Miles Davis' Bitches Brew

  • (Original Post)

    Listen up: if you’ve still got a bottle and are waiting to try this, make damn sure you have Miles Davis’ Bitches Brew album at the ready, because a brew this fine can only be made finer with the soulful moans of a sultry jazz-line (why yes, I did win a free album thanks to Discovery Channel and Sony Records back when the beer was first presented).  Sexy, rich, and dark are the very base words I could use to describe such an amazing drink as this, but that’s not telling you even the beginning of it.  I could write another thousand words about the way this beer warmed me to my very core, about how it swung with my soul and stole a little piece of my heart in a smokey back room filled to the brim with a trio of voices from a saxophone,  a piano, and a trumpet.  What I could say and what I’m about to say are never going to be able to do justice to what really is.  An experience such as this has to be first-hand or you will never be able to fully appreciate just what it is that makes the dresses stretch a little bit tighter, the fingers fidget steadily faster, the hips sway more loosely and the steps trip to the beat of the heart behind them rather than the beat of the drums.  Maybe I’m being dramatic, maybe I’m caught up in my own empirical evidence and personal observation, but isn’t that how every beer wishes to be savored?  Building a story out of a fermented beverage is no easy task; brewing an ale that creates its own story and manages to pass it along to any who will sit and listen for a while is an even more difficult endeavor.  Miles Davis does it.  Dogfish Head does it.  Bitches Brew does it.  Listen to the music.

     

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    Bitches Brew poured an opaque tar-like jet black into my snifter with a dark chocolate-mahogany aura glowing in just the right light.  It built a finger-thick deep mocha head of dense, creamy foam that held on with slightly better than average retention.  Thin sheets of continuous lacing clung to the glass with ease, leaving nice rings of dark tan residue.  Once the head finally receded, a thin velvety blanket of tiny bubbles was left just on top with two or three minuscule islands of medium bubbles slowly popping their way into the dark oblivion below them.

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    The nose was full of rich dark toasted barley malts, salted caramel toffee, dark bittersweet chocolate, and covered with a good slathering of burnt brown sugar and vanilla.  There was something deliciously herbal that lingered just within the sweetness of a light honey, leaving me at a complete loss of words for how it smelled exactly.  Hints of a milky coffee poked through here and there, though not as much as I expected out of an Imperial Stout, especially when the beer is 3/4 stout and 1/4 honey beer with gesho root.  Huge roasted aromas smothered everything in a way that kept it warm and inviting, but they were stopped just short of overwhelming by a round smokyness and a rather sharp, sweet aroma – almost a second bite of saccharine honey – that cleared my nose.  Near the end of the glass, as the beer became more room temperature, a soft and mildly noticeable alcohol became present, but it was far from off-putting and was actually rather inviting.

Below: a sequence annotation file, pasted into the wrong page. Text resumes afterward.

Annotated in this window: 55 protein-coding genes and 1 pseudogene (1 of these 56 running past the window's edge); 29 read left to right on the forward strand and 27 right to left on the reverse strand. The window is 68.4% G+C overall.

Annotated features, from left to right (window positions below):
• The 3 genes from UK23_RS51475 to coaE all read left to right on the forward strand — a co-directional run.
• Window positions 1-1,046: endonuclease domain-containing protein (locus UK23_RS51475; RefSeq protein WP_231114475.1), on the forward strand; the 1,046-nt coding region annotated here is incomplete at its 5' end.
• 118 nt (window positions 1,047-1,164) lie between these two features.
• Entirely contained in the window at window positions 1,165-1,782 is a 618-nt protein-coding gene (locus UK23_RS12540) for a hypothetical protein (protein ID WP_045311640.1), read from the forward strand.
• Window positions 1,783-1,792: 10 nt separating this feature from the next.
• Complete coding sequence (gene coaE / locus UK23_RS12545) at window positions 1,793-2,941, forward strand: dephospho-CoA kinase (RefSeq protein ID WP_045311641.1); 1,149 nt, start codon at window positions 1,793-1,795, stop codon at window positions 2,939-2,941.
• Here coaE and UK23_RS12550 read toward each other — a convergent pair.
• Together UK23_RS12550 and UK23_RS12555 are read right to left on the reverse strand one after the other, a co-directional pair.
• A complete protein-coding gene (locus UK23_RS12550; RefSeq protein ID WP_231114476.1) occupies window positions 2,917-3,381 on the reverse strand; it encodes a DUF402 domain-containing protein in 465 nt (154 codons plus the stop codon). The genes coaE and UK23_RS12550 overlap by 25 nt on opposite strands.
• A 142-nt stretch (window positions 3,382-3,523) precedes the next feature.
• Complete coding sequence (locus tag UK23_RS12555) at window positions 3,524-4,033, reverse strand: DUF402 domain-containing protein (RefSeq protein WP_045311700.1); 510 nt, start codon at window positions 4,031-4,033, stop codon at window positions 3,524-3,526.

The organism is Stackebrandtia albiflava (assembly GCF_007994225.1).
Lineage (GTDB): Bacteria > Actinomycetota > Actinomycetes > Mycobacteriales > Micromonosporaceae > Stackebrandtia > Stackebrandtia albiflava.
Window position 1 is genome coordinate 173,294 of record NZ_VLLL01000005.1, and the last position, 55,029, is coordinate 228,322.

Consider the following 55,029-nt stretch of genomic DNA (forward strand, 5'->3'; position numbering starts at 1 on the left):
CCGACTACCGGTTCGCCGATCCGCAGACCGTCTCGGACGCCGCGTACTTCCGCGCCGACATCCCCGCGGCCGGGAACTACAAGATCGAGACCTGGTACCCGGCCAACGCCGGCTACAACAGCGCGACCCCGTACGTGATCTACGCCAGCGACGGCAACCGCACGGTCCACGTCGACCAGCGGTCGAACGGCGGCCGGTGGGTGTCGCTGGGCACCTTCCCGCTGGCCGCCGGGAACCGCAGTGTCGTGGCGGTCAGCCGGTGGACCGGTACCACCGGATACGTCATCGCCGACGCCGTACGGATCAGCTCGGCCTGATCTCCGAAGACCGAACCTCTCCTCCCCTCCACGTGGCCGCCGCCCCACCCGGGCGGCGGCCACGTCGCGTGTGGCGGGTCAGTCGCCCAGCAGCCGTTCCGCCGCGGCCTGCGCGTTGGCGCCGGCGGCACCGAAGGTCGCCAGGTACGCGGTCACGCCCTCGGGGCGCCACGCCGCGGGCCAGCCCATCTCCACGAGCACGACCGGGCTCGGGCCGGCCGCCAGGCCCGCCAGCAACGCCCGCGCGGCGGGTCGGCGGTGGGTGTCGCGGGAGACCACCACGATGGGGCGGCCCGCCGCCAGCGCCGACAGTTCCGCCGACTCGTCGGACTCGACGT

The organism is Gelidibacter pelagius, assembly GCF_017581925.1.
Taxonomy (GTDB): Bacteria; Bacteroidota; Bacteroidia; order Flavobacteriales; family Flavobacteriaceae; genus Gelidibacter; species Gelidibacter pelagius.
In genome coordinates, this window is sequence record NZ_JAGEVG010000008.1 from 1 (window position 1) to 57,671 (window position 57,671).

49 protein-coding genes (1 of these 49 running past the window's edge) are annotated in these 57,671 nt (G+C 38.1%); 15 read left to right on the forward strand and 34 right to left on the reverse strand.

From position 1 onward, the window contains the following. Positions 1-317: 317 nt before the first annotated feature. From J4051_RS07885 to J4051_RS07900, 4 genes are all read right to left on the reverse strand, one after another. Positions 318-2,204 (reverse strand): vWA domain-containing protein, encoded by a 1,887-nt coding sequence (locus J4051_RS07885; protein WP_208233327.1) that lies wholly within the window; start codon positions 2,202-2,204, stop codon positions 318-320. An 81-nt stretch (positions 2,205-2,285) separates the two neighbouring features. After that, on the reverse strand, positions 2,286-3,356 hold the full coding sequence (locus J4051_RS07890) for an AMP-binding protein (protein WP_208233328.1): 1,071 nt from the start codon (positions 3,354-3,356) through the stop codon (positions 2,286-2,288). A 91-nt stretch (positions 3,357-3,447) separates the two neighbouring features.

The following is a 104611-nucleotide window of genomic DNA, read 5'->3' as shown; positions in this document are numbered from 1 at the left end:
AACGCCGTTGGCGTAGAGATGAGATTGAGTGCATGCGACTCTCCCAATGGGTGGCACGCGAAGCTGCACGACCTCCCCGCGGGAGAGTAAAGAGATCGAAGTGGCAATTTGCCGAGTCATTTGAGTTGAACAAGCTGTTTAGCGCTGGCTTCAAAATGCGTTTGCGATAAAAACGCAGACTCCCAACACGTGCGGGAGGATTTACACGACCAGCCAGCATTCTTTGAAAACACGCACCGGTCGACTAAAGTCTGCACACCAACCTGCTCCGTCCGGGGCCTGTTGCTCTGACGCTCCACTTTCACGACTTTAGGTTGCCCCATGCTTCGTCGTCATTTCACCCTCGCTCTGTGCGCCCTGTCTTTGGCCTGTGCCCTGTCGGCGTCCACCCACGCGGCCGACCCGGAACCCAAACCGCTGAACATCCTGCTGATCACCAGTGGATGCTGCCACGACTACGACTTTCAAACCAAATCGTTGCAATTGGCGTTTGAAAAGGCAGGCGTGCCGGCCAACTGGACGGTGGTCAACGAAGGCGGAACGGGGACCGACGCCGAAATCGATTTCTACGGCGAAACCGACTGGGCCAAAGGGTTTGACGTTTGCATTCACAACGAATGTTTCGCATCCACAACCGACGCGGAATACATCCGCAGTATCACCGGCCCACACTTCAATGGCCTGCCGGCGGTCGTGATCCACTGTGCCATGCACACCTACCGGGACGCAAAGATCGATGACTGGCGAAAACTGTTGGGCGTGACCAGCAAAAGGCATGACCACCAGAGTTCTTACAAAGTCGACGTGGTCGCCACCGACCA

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    Not able to wait much longer after I started picking apart the different scents, I carefully pressed the edge of the glass into my lips and let the rich, dark liquid trickle across my tongue.  Right up front, a deliciously rich bittersweet chocolate malt flavor stroked my taste buds while a mellow undertone of grainy, bready malts filled in any gaps.  I found it particularly enticing that the one thread of honey beer with gesho root was so prevalent despite the other three threads being Imperial Stout – I also found it interesting that this created an environment that was much sweeter than it was bitter with virtually no coffee flavor.  Instead of coffee, I was treated to a caramel sweetened honey, brown sugar, and a dark, earthy molasses all bathed in a rich smoky cedar.  Somewhere deep in the murky depths, a hint of dark pitted fruits – plums, black grapes and overripe cherries – accompanied by just the right amount of herbal hops and dark chocolate kept this beer smooth, silky, and easy to drink.  Though I’m positive the full body and medium mouthfeel with low carbonation definitely aided the relaxed, yet exciting, drink down.  The amalgamation of flavors that erupted from this brew and maintained their ground while joining hands with all of the others during every step of the drink is impeccable.  I don’t think I’ve ever tasted another beer that has used such interesting ingredients and had them work as well as this one.  There isn’t enough I could say about it!  Ending on a very clean note, with little bitter aftertaste, each sip leaves me a little bit warmer than when I went in…making me crave more while enticing me to hold back and wait.

    I apologize if it feels like I rushed through this, but a relationship of this distinction can’t last and needs to be taken to bed quickly, if you know what I mean.  It will be gone in the morning and all you’ll have left to hold on to is a memory of a night in a smoky room, being serenaded by a saxophone, a piano, and a trumpet; you’ll have a story you can tell to anyone who’ll listen.

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    BIG thanks to @daknole for GIVING me this bottle…for free.  The craft beer world and the people in it never cease to amaze me.

2 comments
  • Mark
    Mark Very nice. Never saw this out here and I feel left out!
    February 7, 2011
  • Lucklys
    Lucklys If I could get another one of these, I would be so happy...
    July 28, 2011